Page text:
Let the past go


Let the past go

4th Sunday of Lent

Given the number of relationships, in many of our communities, where people are divided against each other, or hold grudges for long periods of time, the ability for us to be like God and truly forgive (let the past go), seems to be needed more and more.

Today’s First Reading gives us the context in which we should reflect on the parable of the Prodigal Son.  Paradoxically, during Lent, we think our biggest job is to ask for forgiveness and confess our sins and change our behaviour to be more like God: helping, listening, etc.

While the previous comment is part of the reason for Lent, it is only valid if it takes us to the more difficult, but authentic, reason for Lent:  to become like God (the loving father) and forgive others from our hearts (not just our heads).

The First Reading begins by reminding us what God has done for us: (yes, even us, today)
Today I have taken the shame of Egypt away from you.”  Egypt is the place of “slavery”.

The First Reading continues: “On the [next day after] the Passover they tasted the produce of that country, unleavened bread and roasted ears of corn…” and “the manna stopped falling.”

The manna was an unsatisfying food that people in the desert survived on, but did not enjoy: it had no flavour and no “guts”.

In the Bible “that country” (the Promised Land), is described as a physical place.  But for us, today, it is less about a physical place, and more about where we are in our mind and heart.

The metaphor of changing their diet becomes for us an invitation to change our way of thinking.  When our mind/heart is in the right space, everything is beautiful.  We can appreciate the good around us:  the people, the environment, etc.  And, most importantly, we can celebrate it all through expressions of joy and gratitude.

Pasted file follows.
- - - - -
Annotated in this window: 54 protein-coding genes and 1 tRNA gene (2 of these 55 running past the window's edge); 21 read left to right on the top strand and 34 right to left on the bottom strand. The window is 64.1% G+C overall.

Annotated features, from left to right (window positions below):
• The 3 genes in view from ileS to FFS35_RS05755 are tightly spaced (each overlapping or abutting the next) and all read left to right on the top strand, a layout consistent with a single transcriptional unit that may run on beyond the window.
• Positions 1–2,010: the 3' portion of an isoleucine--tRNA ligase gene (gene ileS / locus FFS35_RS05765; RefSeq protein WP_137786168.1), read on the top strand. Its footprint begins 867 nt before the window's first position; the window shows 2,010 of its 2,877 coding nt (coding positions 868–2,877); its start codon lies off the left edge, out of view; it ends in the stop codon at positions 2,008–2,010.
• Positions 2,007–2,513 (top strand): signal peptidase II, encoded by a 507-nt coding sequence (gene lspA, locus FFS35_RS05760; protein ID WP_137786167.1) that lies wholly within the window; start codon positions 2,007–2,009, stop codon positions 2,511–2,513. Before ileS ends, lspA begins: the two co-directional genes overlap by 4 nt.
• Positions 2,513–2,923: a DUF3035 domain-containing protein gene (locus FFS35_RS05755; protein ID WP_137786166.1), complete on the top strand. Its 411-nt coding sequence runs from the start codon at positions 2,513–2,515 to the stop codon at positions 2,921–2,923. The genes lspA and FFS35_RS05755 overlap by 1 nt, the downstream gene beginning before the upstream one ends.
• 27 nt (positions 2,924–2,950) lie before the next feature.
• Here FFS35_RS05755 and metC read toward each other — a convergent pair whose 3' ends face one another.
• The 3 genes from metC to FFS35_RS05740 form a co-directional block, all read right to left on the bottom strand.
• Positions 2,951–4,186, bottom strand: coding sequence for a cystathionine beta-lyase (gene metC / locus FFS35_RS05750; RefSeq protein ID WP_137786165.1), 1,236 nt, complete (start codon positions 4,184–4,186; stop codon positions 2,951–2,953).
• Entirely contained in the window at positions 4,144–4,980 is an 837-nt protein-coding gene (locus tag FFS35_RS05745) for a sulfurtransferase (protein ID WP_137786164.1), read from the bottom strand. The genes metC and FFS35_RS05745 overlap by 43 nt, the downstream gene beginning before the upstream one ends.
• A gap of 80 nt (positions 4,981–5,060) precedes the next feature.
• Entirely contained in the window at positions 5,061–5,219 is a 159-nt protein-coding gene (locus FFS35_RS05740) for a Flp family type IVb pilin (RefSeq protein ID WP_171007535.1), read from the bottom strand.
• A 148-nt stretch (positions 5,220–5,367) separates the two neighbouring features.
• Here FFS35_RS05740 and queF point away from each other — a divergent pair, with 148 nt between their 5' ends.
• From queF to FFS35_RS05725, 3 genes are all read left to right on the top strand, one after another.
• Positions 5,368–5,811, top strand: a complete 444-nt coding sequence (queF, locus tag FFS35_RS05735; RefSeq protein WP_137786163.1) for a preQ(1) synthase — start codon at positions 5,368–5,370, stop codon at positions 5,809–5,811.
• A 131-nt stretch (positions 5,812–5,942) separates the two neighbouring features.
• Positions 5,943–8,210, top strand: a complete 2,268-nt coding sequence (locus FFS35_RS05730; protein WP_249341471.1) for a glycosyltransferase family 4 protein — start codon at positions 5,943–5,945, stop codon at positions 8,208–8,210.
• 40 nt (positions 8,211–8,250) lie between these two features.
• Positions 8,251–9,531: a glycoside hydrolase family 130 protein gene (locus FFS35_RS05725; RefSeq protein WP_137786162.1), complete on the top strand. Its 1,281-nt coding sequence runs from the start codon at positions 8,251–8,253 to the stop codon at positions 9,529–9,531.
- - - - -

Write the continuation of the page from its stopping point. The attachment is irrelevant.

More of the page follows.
The journey from slavery was started by God, not by the people asking for forgiveness.  Unfortunately, many of us who hold grudges, are so busy focusing on the wrong of the other person, that we don’t recognise how we have become slaves to our “lack of forgiveness” waiting for the other person to say sorry:  to apologise.

What God does hear and see is the suffering of the people.  This is the first clue in our journey to become the loving father:  to have compassion on the person who has offended us.  It may take some time waiting for them to experience the negative consequences of their action

What seems clear is that the compassion and tears of the Loving Father prepared his heart to forgive before the naughty son came back to ask for forgiveness.

The journey to move from “victim” to “loving father” takes time, and involves many grumbles (“why should I be the one to forgive?”  or  “will they really change?”).  This is the experience of the people in the desert for 40 years.  Hopefully we will be smarter/quicker!

The reason God wants us to make this journey is, first of all, for us: that we might escape from the slavery of worry and feeling sorry for ourselves.

The choice is placed before us in the parable: We can stand on the sidelines (the older son) angry at someone “getting off” for a bad action.  Or we can be like the loving father, set free from the need to punish and hurt the naughty other.

May God bless our efforts to become more forgiving this Lent, remembering that forgiving is a decision not a feeling – feelings follow our decisions after some time.  AND, forgiving does not mean things always go back to the way they were.  It means, we are free to begin a new chapter in life.

It’s not an easy journey.  But, rather than carrying bitterness in our lives, and always falling short of real happiness, let us be encouraged that becoming the forgiving Father opens up for us a place of joy and celebration: perhaps fine wine and cheese if that is more appealing to you!

By Gerard Conlan, OMI